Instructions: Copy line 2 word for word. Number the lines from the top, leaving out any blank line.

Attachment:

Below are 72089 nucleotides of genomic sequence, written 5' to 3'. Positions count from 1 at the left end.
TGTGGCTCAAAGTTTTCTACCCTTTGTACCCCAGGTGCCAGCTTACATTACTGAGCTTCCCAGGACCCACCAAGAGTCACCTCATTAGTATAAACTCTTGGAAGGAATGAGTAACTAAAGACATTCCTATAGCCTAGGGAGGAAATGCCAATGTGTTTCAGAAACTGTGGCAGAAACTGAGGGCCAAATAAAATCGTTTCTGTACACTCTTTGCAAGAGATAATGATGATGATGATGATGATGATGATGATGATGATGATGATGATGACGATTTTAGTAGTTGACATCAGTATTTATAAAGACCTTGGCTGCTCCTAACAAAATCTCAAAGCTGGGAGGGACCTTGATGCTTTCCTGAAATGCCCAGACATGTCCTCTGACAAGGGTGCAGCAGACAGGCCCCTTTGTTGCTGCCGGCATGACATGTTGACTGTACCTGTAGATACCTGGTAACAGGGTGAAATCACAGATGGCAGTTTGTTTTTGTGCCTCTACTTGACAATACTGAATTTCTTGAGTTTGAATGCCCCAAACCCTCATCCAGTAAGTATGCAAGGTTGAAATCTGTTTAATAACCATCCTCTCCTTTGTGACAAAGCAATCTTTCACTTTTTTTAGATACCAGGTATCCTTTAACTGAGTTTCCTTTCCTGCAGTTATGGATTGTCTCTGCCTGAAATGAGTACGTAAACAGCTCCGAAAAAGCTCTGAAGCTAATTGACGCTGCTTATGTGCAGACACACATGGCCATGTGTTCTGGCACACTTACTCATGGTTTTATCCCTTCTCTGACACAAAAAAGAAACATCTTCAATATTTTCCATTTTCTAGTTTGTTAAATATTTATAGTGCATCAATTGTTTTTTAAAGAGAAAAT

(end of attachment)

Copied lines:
TGTGGCTCAAAGTTTTCTACCCTTTGTACCCCAGGTGCCAGCTTACATTACTGAGCTTCCCAGGACCCACCAAGAGTCACCTCATTAGTATAAACTCTTGGAAGGAATGAGTAACTAAAGACATTCCTATAGCCTAGGGAGGAAATGCCAATGTGTTTCAGAAACTGTGGCAGAAACTGAGGGCCAAATAAAATCGTTTCTGTACACTCTTTGCAAGAGATAATGATGATGATGATGATGATGATGATGATGATGATGATGATGATGACGATTTTAGTAGTTGACATCAGTATTTATAAAGACCTTGGCTGCTCCTAACAAAATCTCAAAGCTGGGAGGGACCTTGATGCTTTCCTGAAATGCCCAGACATGTCCTCTGACAAGGGTGCAGCAGACAGGCCCCTTTGTTGCTGCCGGCATGACATGTTGACTGTACCTGTAGATACCTGGTAACAGGGTGAAATCACAGATGGCAGTTTGTTTTTGTGCCTCTACTTGACAATACTGAATTTCTTGAGTTTGAATGCCCCAAACCCTCATCCAGTAAGTATGCAAGGTTGAAATCTGTTTAATAACCATCCTCTCCTTTGTGACAAAGCAATCTTTCACTTTTTTTAGATACCAGGTATCCTTTAACTGAGTTTCCTTTCCTGCAGTTATGGATTGTCTCTGCCTGAAATGAGTACGTAAACAGCTCCGAAAAAGCTCTGAAGCTAATTGACGCTGCTTATGTGCAGACACACATGGCCATGTGTTCTGGCACACTTACTCATGGTTTTATCCCTTCTCTGACACAAAAAAGAAACATCTTCAATATTTTCCATTTTCTAGTTTGTTAAATATTTATAGTGCATCAATTGTTTTTTAAAGAGAAAAT